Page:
Jesus and the Reign of God

Jesus and the Reign of God

Jesus and the Reign of God

Jesus and the Reign of God


Jesus and the Reign of God is a powerful and compelling evocation of the vision and reality of God's reign and its possibilities for the "transfiguration of life" in faith.

Song's search for a "vision of life in God," inaugurated in his previous volume, Jesus, the Crucified People, takes him from ancient Egypt and China to modern Singapore, from Gethsemane to Tiananmen Square and always pulls him back to the Gospel stories.

In its earnest and intense quest for religious integrity in a world no longer dominated or defined by Christianity, Song's theology is a startling rebuke to Christologies centered either in historical-critical searches or church doctrines. For him theology is the biography of God, and Jesus' message of God's reign is evident in the densely packed histories of strangers and outcasts: in an Egyptian Muslim who composed a Christmas carol, in a Korean woman in Japan, in an old musician in a ruined church in China.

Engaged by these stories, the reader is pulled ineluctably into the reality they evince. As Song says, the reign of God in Jesus "becomes manifest through movements of people to be free from the shackles of the past, to change the status quo of the present, and to have a role to play in the arrival of the future."


Jesus has been an “object” of intense interest for the past two thousand years. One can safely predict that he will continue to engage human minds intensely for the next two thousand years. the fragile moral fiber of our world will not disintegrate as long as the name of Jesus is remembered in the hearts of people, mentioned on their lips, and celebrated in their struggle for a life richer in meaning and more fertile in hope.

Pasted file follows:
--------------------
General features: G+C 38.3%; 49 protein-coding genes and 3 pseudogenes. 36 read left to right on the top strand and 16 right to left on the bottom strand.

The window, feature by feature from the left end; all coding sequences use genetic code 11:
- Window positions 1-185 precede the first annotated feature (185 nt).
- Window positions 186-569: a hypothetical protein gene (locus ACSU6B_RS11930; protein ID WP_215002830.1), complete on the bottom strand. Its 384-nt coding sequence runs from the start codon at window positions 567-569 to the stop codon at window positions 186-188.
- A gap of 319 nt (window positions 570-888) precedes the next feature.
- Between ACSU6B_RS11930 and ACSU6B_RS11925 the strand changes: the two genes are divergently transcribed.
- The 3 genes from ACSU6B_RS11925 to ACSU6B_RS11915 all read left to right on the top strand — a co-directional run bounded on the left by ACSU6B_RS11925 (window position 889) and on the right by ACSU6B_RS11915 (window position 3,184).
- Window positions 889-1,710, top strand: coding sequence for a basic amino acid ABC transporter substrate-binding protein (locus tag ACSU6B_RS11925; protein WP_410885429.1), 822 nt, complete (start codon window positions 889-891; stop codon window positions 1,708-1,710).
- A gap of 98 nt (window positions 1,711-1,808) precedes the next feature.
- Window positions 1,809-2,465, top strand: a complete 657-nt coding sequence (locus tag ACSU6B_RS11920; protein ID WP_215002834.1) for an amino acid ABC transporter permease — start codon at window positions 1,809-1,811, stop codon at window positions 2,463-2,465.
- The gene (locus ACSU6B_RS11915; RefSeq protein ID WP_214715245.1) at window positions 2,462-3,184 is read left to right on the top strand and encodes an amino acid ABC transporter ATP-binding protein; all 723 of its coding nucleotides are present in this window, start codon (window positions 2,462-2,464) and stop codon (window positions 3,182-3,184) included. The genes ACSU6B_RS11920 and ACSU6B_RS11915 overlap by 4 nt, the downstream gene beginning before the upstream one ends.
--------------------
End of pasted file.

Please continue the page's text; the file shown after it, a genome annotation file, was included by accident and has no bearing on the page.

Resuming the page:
Jesus holds the central place in Christian devotion. Theologians do not spare efforts to penetrate the mystery surrounding his person and to decipher the meaning of the signs evoked by his ministry. Artists through the ages, inspired by the beauty and tragedy of the noble figure of Jesus, pour out their genius to recast him in portrait, in plastic image, or in oratorios. and in the world of injustice, oppression, and greed, Jesus is held as a liberator who brings God’s justice, love, and freedom to the suffering multitudes.

What, then, did Jesus actually look like? How did he sound? What was his gait like? No camera, no television, no video existed in those days, so one has no choice but to leave such questions to one’s own imagination. Still, one wonders why no portrait of him, not even a simple drawing of him, was done by his contemporaries. At least we are not aware of its existence. But would such a portrait or drawing make a difference to our faith in him? Perhaps not. Preoccupation with his person would, in fact, have jeopardized the message he preached. It might have diverted the attention of the writers of the Synoptic Gospels from the challenge of his message to the cult of his person.

The heart of Jesus’ message is the reign of God (basileia tou theou). in all he said and did he was at pains to make clear that God’s reign is primarily concerned with the people victimized by a class-conscious society and a tradition-bound religious establishment. God’s reign, in light of what Jesus said and did, inaugurates an era of people. It sets a new stage for their life and history. It marks a fresh beginning of the divine-human drama of salvation. Indeed, the reign of God has become flesh “and dwelt among us,” to use the words of John, the author of the Fourth Gospel. It is this . . .

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